Pet hoarders: how early intervention could save their animals, and the owners too
Tracy Yau says the phenomenon of pet hoarding occurs everywhere, but the suffering it causes to animals could be prevented if welfare advocates were trained to deal with such cases early on
A couple lived in a 215 square foot flat with 60 cats and dogs rescued over a decade. Finally, they became penniless after spending all their savings on caring for the animals. They had taken in their first stray in 2005.
A man aged 60 was jailed for three months for animal cruelty last year. He raised 102 dogs and 34 cats in a stinking 800 sq ft flat filled with urine and faeces, and infested with insects. He fed the animals every day but kept all the windows closed. Many had skin diseases and some were weak. Two of the dogs died a few days after they were taken from the flat.
The couple was from Chengdu, Sichuan (四川); the elderly man from Hong Kong.
In 2000, a Los Angeles woman was arrested on suspicion of animal cruelty after more than 600 animals, mostly dogs and cats, were found in her tiny home. Conditions were filthy and so crowded there was barely room to move.
You’ve probably read such stories time and time again, from cities around the world, from rich places and poor ones. You may have lived next door to such a person. The phenomenon of pet hoarders is common enough that I suspect it may be a unique psychiatric condition. Yet, it has not been recognised as such. If you press a psychiatric professional, he or she will most likely think it falls under some kind of obsessive-compulsive disorder. There is certainly very little actual psychiatric literature on the subject. Should we care, besides for it being a quirk of human nature?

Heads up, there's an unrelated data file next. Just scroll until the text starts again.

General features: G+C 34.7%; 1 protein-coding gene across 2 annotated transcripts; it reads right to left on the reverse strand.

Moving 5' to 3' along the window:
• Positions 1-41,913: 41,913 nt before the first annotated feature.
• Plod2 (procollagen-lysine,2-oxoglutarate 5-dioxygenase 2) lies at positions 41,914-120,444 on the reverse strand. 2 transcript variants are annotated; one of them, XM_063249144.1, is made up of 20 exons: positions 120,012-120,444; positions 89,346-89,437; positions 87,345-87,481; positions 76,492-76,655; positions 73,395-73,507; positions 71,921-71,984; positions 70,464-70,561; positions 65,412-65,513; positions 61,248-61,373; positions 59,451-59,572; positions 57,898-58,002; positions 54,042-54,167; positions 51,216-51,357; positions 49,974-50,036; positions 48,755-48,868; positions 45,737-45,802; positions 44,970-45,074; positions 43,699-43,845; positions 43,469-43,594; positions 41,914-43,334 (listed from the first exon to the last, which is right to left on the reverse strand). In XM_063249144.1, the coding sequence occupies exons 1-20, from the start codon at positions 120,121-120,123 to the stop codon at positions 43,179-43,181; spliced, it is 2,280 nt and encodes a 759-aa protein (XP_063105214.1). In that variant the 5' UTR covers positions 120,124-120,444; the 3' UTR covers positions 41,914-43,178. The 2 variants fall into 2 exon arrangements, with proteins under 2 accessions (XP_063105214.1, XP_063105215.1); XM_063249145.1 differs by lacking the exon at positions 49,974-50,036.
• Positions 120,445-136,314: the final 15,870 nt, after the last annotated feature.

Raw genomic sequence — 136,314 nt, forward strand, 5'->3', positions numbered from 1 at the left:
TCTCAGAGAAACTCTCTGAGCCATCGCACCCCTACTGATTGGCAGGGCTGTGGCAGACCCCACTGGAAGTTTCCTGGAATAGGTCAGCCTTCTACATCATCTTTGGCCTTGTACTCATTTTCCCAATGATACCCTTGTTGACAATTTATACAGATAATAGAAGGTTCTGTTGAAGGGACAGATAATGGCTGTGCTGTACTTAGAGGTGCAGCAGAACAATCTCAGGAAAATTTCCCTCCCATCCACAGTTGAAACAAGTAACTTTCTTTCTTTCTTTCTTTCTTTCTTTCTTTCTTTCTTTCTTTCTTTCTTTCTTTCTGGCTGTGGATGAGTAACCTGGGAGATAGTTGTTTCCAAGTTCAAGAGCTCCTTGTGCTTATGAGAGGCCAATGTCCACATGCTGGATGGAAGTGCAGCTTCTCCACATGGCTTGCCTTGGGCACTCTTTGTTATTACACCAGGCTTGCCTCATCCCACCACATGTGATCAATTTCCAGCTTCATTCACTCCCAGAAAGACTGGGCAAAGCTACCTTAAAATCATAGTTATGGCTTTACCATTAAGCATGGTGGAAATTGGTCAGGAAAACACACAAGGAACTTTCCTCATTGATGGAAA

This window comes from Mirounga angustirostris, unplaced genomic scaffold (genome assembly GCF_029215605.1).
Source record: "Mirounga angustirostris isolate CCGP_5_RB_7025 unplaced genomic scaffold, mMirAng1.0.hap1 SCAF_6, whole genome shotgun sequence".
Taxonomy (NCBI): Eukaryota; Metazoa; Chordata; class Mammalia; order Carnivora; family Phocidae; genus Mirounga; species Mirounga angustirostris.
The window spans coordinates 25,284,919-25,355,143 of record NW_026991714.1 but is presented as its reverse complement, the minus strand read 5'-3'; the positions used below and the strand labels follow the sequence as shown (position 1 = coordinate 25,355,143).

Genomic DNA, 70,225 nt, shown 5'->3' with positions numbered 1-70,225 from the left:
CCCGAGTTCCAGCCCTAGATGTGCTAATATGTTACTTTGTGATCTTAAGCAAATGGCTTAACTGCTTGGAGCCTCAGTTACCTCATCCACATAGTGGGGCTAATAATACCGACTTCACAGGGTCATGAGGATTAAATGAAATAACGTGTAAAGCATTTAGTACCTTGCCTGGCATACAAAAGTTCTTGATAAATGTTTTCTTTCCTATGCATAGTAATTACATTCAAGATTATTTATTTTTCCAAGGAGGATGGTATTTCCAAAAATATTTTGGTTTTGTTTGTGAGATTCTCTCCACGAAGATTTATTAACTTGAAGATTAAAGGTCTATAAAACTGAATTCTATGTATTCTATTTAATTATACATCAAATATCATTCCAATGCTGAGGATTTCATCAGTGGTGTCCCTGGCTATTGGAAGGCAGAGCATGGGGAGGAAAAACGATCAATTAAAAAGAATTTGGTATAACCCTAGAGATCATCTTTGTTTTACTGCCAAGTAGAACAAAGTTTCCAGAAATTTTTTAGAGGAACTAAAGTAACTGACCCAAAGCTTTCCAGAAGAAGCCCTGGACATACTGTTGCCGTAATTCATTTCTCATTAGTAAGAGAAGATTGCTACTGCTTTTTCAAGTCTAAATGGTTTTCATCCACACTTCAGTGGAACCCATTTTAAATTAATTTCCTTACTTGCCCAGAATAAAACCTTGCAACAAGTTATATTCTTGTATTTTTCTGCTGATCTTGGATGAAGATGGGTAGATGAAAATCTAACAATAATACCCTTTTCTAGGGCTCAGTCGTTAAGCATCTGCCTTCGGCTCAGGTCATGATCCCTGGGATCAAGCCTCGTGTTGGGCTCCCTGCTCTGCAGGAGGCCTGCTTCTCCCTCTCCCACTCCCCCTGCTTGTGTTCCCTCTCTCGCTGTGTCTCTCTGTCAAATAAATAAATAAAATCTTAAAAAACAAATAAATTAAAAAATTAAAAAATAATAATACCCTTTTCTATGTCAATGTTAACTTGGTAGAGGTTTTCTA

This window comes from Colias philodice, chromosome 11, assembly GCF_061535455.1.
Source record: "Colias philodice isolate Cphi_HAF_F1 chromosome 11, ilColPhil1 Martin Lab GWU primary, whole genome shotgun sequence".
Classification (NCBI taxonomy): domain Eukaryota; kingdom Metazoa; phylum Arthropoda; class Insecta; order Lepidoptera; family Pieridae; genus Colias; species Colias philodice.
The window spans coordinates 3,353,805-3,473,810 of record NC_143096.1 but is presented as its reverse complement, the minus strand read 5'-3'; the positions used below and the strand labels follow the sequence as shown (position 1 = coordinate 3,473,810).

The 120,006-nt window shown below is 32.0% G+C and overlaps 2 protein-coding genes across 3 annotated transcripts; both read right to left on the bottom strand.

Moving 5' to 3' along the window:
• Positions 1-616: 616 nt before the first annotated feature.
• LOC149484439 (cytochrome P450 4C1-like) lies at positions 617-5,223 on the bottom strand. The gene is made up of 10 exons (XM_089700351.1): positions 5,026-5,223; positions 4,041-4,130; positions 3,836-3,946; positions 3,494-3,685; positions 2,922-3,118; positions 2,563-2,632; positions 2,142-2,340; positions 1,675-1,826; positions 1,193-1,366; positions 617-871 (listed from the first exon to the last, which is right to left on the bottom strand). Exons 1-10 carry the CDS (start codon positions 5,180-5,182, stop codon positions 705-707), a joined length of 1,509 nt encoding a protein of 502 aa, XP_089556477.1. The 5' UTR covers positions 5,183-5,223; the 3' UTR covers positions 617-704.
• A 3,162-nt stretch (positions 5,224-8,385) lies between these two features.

We should. For one thing, many if not most serious pet hoarders need professional help, according to Hong Kong-based private psychologist Agnes Lai. For another, through their misguided attachment or even love for their animals, they actually cause them prolonged suffering. So the problem is clearly of interest to animal welfare groups and government departments.
At the stage of intervention, it’s not unusual to find some of the animals already dead and others seriously ill. Yet, hoarders almost inevitably insist their animals have been well cared for and that their homes are clean, despite clear evidence to the contrary. They are in a state of denial.
Social isolation is a common factor, though this may be the result of their behaviour rather than the cause of it. Trouble with neighbours is almost a given, as those living close by tend to have made repeated complaints, usually first to their own building management and then to the authorities.
Hoarders’ homes often have inadequate or no utilities such as phone and internet connection, air conditioning, flushing toilets, refrigeration and cooking facilities.
Many think of themselves as parents to their animals and so are extremely reluctant to let other people take care of or remove them. Offers by well-wishers to adopt animals are often refused.
One American study in 1999 defined an animal hoarder as “someone who accumulates a large number of animals; fails to provide minimal standards of nutrition, sanitation and veterinary care; and fails to act on the deteriorating condition of the animals (including disease, starvation and even death) or the environment (severely overcrowded and unsanitary conditions), or the negative impact of the collection on their own health and well-being.”
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Such cases may drag on for a long time, as hygiene conditions deteriorate so badly as to affect the neighbours. Many hoarders simply refuse to cooperate over a long period, leading to final intervention by the police. Some end up in court and face jail. But if government agents and animal welfare advocates were trained to recognise and deal with such cases, early intervention could make life easier for everyone – the hoarder, the animals and the neighbours.
Tracy Yau is a Hong Kong-based writer and journalist